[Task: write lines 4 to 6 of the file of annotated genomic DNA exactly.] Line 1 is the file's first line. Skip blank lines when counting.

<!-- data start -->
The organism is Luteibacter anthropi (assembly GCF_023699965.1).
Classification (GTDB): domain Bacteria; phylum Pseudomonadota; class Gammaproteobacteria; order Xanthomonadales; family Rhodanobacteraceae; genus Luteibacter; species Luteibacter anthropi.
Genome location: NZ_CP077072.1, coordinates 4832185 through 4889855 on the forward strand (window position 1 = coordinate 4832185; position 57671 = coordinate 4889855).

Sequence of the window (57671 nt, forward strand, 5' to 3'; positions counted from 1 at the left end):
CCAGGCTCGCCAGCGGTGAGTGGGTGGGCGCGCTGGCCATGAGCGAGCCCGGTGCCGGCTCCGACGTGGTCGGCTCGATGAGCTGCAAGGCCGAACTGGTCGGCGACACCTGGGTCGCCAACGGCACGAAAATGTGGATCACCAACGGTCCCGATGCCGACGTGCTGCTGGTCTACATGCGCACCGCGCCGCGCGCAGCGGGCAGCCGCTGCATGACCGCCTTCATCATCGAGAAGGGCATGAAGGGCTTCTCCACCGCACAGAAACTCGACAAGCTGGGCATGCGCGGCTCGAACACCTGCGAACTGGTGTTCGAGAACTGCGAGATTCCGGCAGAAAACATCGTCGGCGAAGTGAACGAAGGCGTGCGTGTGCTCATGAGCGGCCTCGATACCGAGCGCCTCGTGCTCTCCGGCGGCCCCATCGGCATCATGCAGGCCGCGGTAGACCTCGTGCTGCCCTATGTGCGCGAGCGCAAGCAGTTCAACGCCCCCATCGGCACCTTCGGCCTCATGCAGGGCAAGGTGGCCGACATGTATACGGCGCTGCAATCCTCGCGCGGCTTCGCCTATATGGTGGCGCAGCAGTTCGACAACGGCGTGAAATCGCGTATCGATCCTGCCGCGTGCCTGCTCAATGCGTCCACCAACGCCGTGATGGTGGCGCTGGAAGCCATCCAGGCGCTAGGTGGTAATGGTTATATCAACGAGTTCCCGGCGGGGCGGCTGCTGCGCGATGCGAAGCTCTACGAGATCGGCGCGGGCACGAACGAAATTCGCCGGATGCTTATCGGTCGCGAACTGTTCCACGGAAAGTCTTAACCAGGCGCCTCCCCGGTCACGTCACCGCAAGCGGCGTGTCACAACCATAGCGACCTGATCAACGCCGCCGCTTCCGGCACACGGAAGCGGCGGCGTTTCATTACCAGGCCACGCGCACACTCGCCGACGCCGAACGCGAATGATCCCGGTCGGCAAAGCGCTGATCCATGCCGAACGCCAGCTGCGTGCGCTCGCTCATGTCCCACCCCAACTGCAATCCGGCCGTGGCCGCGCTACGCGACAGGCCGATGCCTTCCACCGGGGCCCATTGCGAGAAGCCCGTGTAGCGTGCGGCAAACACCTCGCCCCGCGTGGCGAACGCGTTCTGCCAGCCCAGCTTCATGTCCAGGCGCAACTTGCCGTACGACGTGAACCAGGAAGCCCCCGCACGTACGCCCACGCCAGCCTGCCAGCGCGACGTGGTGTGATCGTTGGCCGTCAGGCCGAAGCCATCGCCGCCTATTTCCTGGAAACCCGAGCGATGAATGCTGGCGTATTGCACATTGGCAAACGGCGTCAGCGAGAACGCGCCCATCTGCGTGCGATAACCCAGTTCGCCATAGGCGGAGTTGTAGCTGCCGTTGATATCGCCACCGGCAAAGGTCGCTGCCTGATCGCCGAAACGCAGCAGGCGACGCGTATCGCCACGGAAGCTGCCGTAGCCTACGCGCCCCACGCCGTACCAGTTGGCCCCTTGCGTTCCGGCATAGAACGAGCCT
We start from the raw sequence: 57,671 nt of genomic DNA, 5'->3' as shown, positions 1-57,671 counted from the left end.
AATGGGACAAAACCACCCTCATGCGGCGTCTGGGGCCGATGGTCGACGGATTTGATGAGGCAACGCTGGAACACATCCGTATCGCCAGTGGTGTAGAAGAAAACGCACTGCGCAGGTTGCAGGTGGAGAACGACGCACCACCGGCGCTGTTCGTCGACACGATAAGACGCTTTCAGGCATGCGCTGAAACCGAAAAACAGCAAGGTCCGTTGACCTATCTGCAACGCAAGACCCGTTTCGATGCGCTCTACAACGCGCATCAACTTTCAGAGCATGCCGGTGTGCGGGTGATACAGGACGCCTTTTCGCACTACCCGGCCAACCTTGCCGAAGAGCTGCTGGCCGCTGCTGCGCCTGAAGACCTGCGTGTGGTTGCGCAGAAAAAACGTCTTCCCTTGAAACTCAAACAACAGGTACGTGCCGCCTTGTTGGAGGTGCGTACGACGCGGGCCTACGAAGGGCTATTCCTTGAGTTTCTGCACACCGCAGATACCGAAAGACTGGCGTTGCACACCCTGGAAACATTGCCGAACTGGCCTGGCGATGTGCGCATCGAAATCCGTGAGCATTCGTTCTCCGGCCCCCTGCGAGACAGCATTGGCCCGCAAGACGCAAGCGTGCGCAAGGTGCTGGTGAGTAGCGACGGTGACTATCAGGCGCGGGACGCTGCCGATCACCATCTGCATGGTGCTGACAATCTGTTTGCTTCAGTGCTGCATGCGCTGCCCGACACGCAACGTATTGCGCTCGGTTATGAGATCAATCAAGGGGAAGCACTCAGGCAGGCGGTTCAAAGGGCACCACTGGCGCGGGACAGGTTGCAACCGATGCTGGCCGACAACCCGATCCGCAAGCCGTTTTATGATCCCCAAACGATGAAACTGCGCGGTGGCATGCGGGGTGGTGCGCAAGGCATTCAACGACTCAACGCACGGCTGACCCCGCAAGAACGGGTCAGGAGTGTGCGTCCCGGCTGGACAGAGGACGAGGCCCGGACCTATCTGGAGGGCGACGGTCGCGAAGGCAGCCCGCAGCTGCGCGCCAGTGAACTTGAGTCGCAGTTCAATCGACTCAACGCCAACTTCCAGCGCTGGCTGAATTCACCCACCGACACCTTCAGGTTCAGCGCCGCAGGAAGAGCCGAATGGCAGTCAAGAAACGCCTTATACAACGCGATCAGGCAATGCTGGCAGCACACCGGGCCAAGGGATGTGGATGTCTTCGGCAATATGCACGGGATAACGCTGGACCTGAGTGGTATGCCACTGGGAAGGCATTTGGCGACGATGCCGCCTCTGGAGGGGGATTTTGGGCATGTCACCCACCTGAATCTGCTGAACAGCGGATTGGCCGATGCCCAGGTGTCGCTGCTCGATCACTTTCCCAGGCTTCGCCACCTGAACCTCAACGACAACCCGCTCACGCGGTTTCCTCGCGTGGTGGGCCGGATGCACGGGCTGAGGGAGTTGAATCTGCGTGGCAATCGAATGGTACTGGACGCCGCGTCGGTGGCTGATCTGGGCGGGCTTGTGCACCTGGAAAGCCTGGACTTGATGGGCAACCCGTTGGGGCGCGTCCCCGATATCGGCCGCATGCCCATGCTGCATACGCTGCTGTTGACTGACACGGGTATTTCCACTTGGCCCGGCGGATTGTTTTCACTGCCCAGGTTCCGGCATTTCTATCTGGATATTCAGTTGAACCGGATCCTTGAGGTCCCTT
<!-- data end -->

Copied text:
Sequence of the window (57671 nt, forward strand, 5' to 3'; positions counted from 1 at the left end):
CCAGGCTCGCCAGCGGTGAGTGGGTGGGCGCGCTGGCCATGAGCGAGCCCGGTGCCGGCTCCGACGTGGTCGGCTCGATGAGCTGCAAGGCCGAACTGGTCGGCGACACCTGGGTCGCCAACGGCACGAAAATGTGGATCACCAACGGTCCCGATGCCGACGTGCTGCTGGTCTACATGCGCACCGCGCCGCGCGCAGCGGGCAGCCGCTGCATGACCGCCTTCATCATCGAGAAGGGCATGAAGGGCTTCTCCACCGCACAGAAACTCGACAAGCTGGGCATGCGCGGCTCGAACACCTGCGAACTGGTGTTCGAGAACTGCGAGATTCCGGCAGAAAACATCGTCGGCGAAGTGAACGAAGGCGTGCGTGTGCTCATGAGCGGCCTCGATACCGAGCGCCTCGTGCTCTCCGGCGGCCCCATCGGCATCATGCAGGCCGCGGTAGACCTCGTGCTGCCCTATGTGCGCGAGCGCAAGCAGTTCAACGCCCCCATCGGCACCTTCGGCCTCATGCAGGGCAAGGTGGCCGACATGTATACGGCGCTGCAATCCTCGCGCGGCTTCGCCTATATGGTGGCGCAGCAGTTCGACAACGGCGTGAAATCGCGTATCGATCCTGCCGCGTGCCTGCTCAATGCGTCCACCAACGCCGTGATGGTGGCGCTGGAAGCCATCCAGGCGCTAGGTGGTAATGGTTATATCAACGAGTTCCCGGCGGGGCGGCTGCTGCGCGATGCGAAGCTCTACGAGATCGGCGCGGGCACGAACGAAATTCGCCGGATGCTTATCGGTCGCGAACTGTTCCACGGAAAGTCTTAACCAGGCGCCTCCCCGGTCACGTCACCGCAAGCGGCGTGTCACAACCATAGCGACCTGATCAACGCCGCCGCTTCCGGCACACGGAAGCGGCGGCGTTTCATTACCAGGCCACGCGCACACTCGCCGACGCCGAACGCGAATGATCCCGGTCGGCAAAGCGCTGATCCATGCCGAACGCCAGCTGCGTGCGCTCGCTCATGTCCCACCCCAACTGCAATCCGGCCGTGGCCGCGCTACGCGACAGGCCGATGCCTTCCACCGGGGCCCATTGCGAGAAGCCCGTGTAGCGTGCGGCAAACACCTCGCCCCGCGTGGCGAACGCGTTCTGCCAGCCCAGCTTCATGTCCAGGCGCAACTTGCCGTACGACGTGAACCAGGAAGCCCCCGCACGTACGCCCACGCCAGCCTGCCAGCGCGACGTGGTGTGATCGTTGGCCGTCAGGCCGAAGCCATCGCCGCCTATTTCCTGGAAACCCGAGCGATGAATGCTGGCGTATTGCACATTGGCAAACGGCGTCAGCGAGAACGCGCCCATCTGCGTGCGATAACCCAGTTCGCCATAGGCGGAGTTGTAGCTGCCGTTGATATCGCCACCGGCAAAGGTCGCTGCCTGATCGCCGAAACGCAGCAGGCGACGCGTATCGCCACGGAAGCTGCCGTAGCCTACGCGCCCCACGCCGTACCAGTTGGCCCCTTGCGTTCCGGCATAGAACGAGCCT
We start from the raw sequence: 57,671 nt of genomic DNA, 5'->3' as shown, positions 1-57,671 counted from the left end.